Neighbours talking over the garden gate has long been a tradition. They share gardening tips, complain about the weather and pests yet are ever eager to discuss their gardens. That is what I had in mind when creating this blog. So stop by my garden gate to find out the latest happenings in my garden.

Happy Gardening!

Garden Gnome
"All my life through, the new sights of Nature made me rejoice like a child." ~ Madame Marie Curie"

Friday, April 28, 2006


If you have ever had rabbits in your garden, you will know where I'm coming from. Mind you they are cute but they can destroy a garden in almost no time with their grazing habbits. Aside of members of the onion family, I think they will eat just about anything! I've battled them ever since gardening but here they tend to be a little more numerous as the picture shows. However, being well trained in population genetics, I know the local rabbit population is cyclic. That is, some years you won't see any signs of them but other years they are everywhere. This year appears to be an abundant year for rabbits likely due to the very mild winter we had. At any rate, rabbit control is in order.

My neighbour tries to trap the rabbits but rabbits don't take well to going into the live traps. Our animal control suggests using a net if you can get close enough. Now anyone who has ever dealt with a wild rabbit will know that getting close is rather difficult and if you finally get the rabbit in a net it is going to hurt itself and likely you along with it. I don't think this is a really good option. In previous years, I have found a mixture of cayenne and powdered pepper to be effective but since I think this harms the animal, I only resort to this when all else fails. I really prefer to use measures to encourage the rabbits to move along and eat elsewhere without harming them. I have a motion sensor sprayer calle "the scarecrow" that does seem to be rather effective. It give a blast of water, about a cup, along with a funky noise to scare the animal away. I do know it is effective for racoons and squirrels. Given the rabbit population boom this year, my neighbour feels my sprayer while effective, will not be effective enough and I agree. So a little online search gave a few interesting results.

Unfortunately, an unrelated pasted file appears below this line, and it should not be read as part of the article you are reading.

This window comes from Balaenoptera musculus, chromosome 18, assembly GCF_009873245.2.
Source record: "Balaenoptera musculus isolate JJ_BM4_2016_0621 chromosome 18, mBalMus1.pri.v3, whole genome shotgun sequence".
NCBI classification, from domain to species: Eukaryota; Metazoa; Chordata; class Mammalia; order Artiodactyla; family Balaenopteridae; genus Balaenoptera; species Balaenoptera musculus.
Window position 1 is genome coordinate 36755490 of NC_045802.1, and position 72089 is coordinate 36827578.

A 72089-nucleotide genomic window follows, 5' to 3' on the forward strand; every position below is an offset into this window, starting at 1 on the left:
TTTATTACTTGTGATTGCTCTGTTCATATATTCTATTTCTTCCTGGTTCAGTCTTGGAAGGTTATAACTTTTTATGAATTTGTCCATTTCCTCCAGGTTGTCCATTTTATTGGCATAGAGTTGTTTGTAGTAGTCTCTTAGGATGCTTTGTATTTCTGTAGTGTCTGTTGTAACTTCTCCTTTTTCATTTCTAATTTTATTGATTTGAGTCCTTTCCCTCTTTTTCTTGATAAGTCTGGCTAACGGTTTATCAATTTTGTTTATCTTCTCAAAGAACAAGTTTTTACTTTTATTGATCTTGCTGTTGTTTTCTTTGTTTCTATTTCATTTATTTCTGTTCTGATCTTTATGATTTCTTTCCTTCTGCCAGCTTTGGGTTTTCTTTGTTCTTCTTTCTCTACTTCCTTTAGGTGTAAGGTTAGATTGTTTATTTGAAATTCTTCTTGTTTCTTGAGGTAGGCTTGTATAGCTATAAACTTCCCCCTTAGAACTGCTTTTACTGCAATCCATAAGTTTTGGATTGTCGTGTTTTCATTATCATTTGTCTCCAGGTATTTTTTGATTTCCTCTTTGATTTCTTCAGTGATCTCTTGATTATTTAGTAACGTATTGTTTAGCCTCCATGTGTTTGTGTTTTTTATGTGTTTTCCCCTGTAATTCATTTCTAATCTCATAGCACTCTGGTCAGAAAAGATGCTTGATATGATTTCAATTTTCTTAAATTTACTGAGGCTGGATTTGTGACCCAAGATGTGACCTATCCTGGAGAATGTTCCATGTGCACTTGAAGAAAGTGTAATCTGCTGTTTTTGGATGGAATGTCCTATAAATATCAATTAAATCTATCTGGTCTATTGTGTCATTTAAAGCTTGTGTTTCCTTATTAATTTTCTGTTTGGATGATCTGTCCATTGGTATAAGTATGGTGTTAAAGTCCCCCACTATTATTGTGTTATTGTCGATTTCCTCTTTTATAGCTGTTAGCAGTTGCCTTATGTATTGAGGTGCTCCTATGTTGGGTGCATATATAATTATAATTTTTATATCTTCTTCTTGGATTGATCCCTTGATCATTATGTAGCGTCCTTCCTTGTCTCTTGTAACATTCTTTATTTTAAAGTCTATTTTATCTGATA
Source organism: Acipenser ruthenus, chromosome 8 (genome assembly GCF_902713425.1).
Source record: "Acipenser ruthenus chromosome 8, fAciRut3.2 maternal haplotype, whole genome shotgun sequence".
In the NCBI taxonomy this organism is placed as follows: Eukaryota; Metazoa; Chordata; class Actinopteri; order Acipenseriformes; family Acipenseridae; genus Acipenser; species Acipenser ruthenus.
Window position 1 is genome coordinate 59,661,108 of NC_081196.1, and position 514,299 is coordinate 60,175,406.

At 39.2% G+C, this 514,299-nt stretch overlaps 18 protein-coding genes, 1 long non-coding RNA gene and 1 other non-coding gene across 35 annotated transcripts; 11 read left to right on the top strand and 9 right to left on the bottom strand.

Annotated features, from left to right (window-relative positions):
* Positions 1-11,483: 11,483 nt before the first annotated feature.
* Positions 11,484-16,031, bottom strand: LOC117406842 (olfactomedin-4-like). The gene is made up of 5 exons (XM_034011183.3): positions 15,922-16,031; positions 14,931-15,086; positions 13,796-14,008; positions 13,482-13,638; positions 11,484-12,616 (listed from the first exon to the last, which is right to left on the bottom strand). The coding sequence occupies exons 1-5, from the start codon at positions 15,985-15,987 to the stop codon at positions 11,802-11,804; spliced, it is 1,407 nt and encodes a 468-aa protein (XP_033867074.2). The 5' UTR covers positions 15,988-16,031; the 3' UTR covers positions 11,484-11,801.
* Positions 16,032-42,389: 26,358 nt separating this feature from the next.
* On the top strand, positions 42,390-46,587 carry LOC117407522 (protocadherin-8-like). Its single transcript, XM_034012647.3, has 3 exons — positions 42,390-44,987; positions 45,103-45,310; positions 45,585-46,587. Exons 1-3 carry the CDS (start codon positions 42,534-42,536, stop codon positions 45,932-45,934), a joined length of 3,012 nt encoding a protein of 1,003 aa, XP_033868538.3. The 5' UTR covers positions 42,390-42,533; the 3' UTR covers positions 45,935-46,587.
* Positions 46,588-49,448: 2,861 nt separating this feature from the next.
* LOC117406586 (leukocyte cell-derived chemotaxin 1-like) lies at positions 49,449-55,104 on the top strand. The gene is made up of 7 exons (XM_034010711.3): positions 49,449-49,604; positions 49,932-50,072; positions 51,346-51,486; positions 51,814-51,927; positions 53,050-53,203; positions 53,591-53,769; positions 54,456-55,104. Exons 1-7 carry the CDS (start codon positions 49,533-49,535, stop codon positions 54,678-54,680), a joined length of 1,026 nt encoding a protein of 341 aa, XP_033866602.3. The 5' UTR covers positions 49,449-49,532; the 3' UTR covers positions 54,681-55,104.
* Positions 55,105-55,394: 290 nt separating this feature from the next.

One bed has already been protected with chicken wire. All the beds are raised so the chicken wire was stapled around the entire bed. Aesthetically, I find this solution unappealing but if that is a last resort, so be it. The chicken wire rises about 2' above the bed. It makes working the bed more difficult but at least it doesn't hurt the animal.

Apparently, sprinkling mothballs around the perimeter of the garden will keep rabbits away. This is a cheap and easy method but I would not use it where kids visited the garden. These things look like mints so I would be very concerned a child would pick them up and eat them. I would not use them directly in the garden beds either since I wouldn't want the chemical getting into my produce. However, my neighbour and myself are trying out the moth balls along our pathways. I'm still concerned though so will try the experiment for one week the remove any remaining mothballs. I really am not comfortable with this idea. I'd prefer staying as chemical free as possible!

Rabbits also don't like bone meal so I picked up a box of that yesterday. At worst, the gardens get a little extra fertilizer and at best, it will keep the rabbits under control. Unlike the cayenne pepper treatment or mothballs it is chemical free and can help the gardens.

I also picked up a canister of Critter Ridder. This is a repellant that helps with dogs, cats, raccoons, skunks, and groundhogs. While the label does not specify rabbits, I think it should work. One treatment is good for 30 days so will be more effective than the pepper treatment that has to be reapplied every time it rains. I intend to use this only if necessary and only around the perimeter of the garden. I really hope I don't have to use this treatment!

The final plan aside of shooting them (DH's idea and not one I would tolerate) is to install electric fencing. I think the cheapest out there is called Fido and is sold at pet stores for about $50. In the long run it might be the cheapest solution. It might be awkward climbing over the fence and aesthetically I'm not so sure about. I think you could do it nicely without being too intrusive.

The saga of the rabbits continue...


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